for (i in 1:100)
{
for (j in 1:k)
Random.Data[,j] <- sample(Distributions[,j], size = N, replace = TRUE)
Eigenvalues.Random[i,] <- eigen(cor(Random.Data))$values
}
Eigenvalues.Random <- apply(Eigenvalues.Random, 2, mean) # calculate mean eigenvalue for each factor
N.Factors <- max(1, sum(Eigenvalues.Observed > Eigenvalues.Random))
}
# Generate random normal data for shared and unique components, initialize factor loadings (steps 5, 6) --------
Shared.Comp <- matrix(rnorm(N * N.Factors, 0, 1), nrow = N, ncol = N.Factors)
Unique.Comp <- matrix(rnorm(N * k, 0, 1), nrow = N, ncol = k)
Shared.Load <- matrix(0, nrow = k, ncol = N.Factors)
Unique.Load <- matrix(0, nrow = k, ncol = 1)
# Begin loop that ends when specified number of iterations pass without improvement in RMSR correlation --------
while (Trials.Without.Improvement < Max.Trials)
{
Iteration <- Iteration + 1
# Calculate factor loadings and apply to reproduce desired correlations (steps 7, 8) ---------------------------
Fact.Anal <- Factor.Analysis(Intermediate.Corr, Corr.Matrix = TRUE, N.Factors = N.Factors)
if (N.Factors == 1) {
Shared.Load[,1] <- Fact.Anal$loadings
} else {
Shared.Load <- Fact.Anal$loadings
}
Shared.Load[Shared.Load > 1] <- 1
Shared.Load[Shared.Load < -1] <- -1
if (Shared.Load[1,1] < 0) Shared.Load <- Shared.Load * -1
Shared.Load.sq <- Shared.Load * Shared.Load
for (i in 1:k)
if (sum(Shared.Load.sq[i,]) < 1) {
Unique.Load[i,1] <- (1 - sum(Shared.Load.sq[i,]))
} else {
Unique.Load[i,1] <- 0
}
Unique.Load <- sqrt(Unique.Load)
for (i in 1:k) {
Data[,i] <- (Shared.Comp %*% t(Shared.Load))[,i] + Unique.Comp[,i] * Unique.Load[i,1]
}
# the %*% operator = matrix multiplication, and the t() function = transpose (both used again in step 13)
# Replace normal with nonnormal distributions (step 9) ---------------------------------------------------------
for (i in 1:k)
{
Data <- Data[sort.list(Data[,i]),]
Data[,i] <- Distributions[,i]
}
# Calculate RMSR correlation, compare to lowest value, take appropriate action (steps 10, 11, 12) --------------
Reproduced.Corr <- cor(Data)
Residual.Corr <- Target.Corr - Reproduced.Corr
RMSR <- sqrt(sum(Residual.Corr[lower.tri(Residual.Corr)] * Residual.Corr[lower.tri(Residual.Corr)]) /
(.5 * (k * k - k)))
if (RMSR < Best.RMSR) {
Best.RMSR <- RMSR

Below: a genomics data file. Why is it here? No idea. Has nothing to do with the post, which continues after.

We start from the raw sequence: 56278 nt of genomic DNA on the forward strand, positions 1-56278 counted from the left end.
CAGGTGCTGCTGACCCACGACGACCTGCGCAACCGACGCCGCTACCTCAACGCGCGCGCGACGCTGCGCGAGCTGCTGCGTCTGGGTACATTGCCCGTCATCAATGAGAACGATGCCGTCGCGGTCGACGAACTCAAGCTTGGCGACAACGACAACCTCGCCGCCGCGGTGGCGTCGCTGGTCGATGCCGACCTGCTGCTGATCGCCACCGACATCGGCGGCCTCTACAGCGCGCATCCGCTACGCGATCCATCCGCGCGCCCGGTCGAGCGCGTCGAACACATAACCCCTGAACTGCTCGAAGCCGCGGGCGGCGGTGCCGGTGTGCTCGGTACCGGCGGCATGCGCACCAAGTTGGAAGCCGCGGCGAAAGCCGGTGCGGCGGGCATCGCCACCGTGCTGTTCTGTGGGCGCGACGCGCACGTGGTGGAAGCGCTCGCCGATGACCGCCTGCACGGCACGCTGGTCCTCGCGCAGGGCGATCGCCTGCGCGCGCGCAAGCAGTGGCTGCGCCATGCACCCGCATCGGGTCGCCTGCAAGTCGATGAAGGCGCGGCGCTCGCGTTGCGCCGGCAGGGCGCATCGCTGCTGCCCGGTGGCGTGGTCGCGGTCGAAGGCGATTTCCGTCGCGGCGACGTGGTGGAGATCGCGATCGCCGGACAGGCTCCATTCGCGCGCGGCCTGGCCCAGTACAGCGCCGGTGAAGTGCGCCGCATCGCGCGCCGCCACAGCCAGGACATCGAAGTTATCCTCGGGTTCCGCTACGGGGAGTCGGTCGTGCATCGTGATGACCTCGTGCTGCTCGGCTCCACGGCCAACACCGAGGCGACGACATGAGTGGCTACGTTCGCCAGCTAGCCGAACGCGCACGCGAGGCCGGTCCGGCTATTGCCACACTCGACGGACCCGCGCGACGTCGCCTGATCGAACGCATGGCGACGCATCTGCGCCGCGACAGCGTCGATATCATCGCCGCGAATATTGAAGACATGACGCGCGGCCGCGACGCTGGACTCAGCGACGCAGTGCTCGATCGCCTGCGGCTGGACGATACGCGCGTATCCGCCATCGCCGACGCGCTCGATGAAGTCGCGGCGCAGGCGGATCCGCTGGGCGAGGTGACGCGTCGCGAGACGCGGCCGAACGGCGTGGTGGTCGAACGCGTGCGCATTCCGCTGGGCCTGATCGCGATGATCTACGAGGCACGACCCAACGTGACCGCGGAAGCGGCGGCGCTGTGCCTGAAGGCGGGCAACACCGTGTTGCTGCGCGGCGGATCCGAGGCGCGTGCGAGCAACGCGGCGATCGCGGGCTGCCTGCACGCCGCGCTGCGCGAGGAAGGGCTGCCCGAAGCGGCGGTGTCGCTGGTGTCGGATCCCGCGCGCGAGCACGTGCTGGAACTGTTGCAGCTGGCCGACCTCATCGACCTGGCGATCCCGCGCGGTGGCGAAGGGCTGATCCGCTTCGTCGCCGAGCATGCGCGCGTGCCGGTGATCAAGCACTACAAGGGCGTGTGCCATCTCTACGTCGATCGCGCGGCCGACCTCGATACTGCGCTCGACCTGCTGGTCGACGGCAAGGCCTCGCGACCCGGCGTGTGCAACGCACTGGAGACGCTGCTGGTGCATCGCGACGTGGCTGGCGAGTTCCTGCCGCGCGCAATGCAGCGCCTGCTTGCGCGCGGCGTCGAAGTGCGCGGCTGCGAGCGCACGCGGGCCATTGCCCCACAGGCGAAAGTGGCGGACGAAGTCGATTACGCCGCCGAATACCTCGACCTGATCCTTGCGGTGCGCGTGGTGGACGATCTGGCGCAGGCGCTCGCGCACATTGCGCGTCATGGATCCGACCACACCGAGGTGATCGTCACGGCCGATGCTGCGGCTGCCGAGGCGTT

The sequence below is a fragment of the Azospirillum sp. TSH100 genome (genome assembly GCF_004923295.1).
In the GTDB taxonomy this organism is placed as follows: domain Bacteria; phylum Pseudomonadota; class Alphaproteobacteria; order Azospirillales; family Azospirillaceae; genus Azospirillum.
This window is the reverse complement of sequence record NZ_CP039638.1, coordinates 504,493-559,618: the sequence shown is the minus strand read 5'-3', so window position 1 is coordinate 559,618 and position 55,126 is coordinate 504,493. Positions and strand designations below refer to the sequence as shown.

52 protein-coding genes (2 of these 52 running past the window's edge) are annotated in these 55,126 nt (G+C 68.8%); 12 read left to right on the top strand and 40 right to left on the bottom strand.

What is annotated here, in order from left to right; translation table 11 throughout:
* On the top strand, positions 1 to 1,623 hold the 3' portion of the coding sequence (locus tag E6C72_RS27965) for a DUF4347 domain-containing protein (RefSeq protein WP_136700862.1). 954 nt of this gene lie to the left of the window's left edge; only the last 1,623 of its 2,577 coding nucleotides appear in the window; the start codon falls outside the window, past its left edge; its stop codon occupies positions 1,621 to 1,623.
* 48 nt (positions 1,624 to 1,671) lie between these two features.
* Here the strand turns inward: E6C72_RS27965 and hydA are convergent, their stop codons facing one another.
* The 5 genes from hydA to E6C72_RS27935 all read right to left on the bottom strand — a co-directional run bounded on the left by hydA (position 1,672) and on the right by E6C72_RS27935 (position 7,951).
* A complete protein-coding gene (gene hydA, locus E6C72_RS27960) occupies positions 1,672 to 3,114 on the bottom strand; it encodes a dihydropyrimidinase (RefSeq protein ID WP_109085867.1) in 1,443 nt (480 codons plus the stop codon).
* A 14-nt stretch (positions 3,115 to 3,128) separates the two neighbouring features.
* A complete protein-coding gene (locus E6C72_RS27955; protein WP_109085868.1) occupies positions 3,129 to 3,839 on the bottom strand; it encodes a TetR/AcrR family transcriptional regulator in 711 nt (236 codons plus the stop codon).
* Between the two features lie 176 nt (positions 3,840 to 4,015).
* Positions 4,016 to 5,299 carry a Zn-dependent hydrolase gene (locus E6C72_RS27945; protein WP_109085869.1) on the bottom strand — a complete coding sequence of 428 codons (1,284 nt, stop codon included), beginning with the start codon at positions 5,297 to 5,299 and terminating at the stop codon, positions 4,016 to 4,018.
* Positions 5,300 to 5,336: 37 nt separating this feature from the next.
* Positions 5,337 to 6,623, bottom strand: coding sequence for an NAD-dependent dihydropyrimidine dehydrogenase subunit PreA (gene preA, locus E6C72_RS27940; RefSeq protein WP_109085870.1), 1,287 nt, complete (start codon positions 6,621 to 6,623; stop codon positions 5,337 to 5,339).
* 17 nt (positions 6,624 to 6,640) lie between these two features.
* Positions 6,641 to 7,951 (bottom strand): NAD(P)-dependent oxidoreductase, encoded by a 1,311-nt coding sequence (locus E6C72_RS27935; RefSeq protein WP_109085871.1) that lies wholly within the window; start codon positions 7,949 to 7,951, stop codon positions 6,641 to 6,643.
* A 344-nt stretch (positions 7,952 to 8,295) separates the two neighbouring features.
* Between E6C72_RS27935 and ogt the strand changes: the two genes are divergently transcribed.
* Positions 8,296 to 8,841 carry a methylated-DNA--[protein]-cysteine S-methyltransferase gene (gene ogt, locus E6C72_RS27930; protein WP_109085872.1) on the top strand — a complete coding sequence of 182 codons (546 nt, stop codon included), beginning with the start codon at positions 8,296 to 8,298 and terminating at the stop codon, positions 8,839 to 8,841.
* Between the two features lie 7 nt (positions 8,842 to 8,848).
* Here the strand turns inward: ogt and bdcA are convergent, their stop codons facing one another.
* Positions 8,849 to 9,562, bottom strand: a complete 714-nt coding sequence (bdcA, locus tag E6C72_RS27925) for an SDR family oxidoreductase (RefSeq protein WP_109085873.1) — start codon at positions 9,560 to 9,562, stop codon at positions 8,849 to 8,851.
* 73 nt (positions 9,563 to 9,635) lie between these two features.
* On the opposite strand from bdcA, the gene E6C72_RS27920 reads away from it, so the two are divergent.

Best.Corr <- Intermediate.Corr
Best.Res <- Residual.Corr
Intermediate.Corr <- Intermediate.Corr + Initial.Multiplier * Residual.Corr
Trials.Without.Improvement <- 0
} else {
Trials.Without.Improvement <- Trials.Without.Improvement + 1
Current.Multiplier <- Initial.Multiplier * .5 ^ Trials.Without.Improvement
Intermediate.Corr <- Best.Corr + Current.Multiplier * Best.Res
}
} # end of the while loop
# Construct the data set with the lowest RMSR correlation (step 13) --------------------------------------------
Fact.Anal <- Factor.Analysis(Best.Corr, Corr.Matrix = TRUE, N.Factors = N.Factors)
if (N.Factors == 1) {
Shared.Load[,1] <- Fact.Anal$loadings
} else {
Shared.Load <- Fact.Anal$loadings
}
Shared.Load[Shared.Load > 1] <- 1
Shared.Load[Shared.Load < -1] <- -1
if (Shared.Load[1,1] < 0) {Shared.Load <- Shared.Load * -1}
Shared.Load.sq <- Shared.Load * Shared.Load
for (i in 1:k) {
if (sum(Shared.Load.sq[i,]) < 1) {
Unique.Load[i,1] <- (1 - sum(Shared.Load.sq[i,]))
} else {
Unique.Load[i,1] <- 0
}
}
Unique.Load <- sqrt(Unique.Load)
for (i in 1:k) {
Data[,i] <- (Shared.Comp %*% t(Shared.Load))[,i] + Unique.Comp[,i] * Unique.Load[i,1]
}
Data <- apply(Data, 2, scale) # standardizes each variable in the matrix
for (i in 1:k)
{
Data <- Data[sort.list(Data[,i]),]
Data[,i] <- Distributions[,i]
}
Data <- Data[sample(1:N, N, replace = FALSE), ] # randomize order of cases
# Report the results and return the simulated data set (step 14) -----------------------------------------------
Iteration <- Iteration - Max.Trials
cat("\nN =",N,", k =",k,",",Iteration,"Iterations,",N.Factors,"Factors, RMSR r =",round(Best.RMSR,3),"\n")
return(Data)
}
################################################################################################################
Factor.Analysis <- function(Data, Corr.Matrix = FALSE, Max.Iter = 50, N.Factors = 0)
{
Data <- as.matrix(Data)
k <- dim(Data)[2]
if (N.Factors == 0) N.Factors <- k
if (!Corr.Matrix) Cor.Matrix <- cor(Data)
else Cor.Matrix <- Data
Criterion <- .001
Old.H2 <- rep(99, k)
H2 <- rep(0, k)
Change <- 1
Iter <- 0
Factor.Loadings <- matrix(nrow = k, ncol = N.Factors)
while ((Change >= Criterion) & (Iter < Max.Iter))
{
Iter <- Iter + 1
Eig <- eigen(Cor.Matrix)
L <- sqrt(Eig$values[1:N.Factors])
for (i in 1:N.Factors)
Factor.Loadings[,i] <- Eig$vectors[,i] * L[i]
for (i in 1:k)
H2[i] <- sum(Factor.Loadings[i,] * Factor.Loadings[i,])
Change <- max(abs(Old.H2 - H2))
Old.H2 <- H2
diag(Cor.Matrix) <- H2
}
if (N.Factors == k) N.Factors <- sum(Eig$values > 1)
return(list(loadings = Factor.Loadings[,1:N.Factors], factors = N.Factors))
}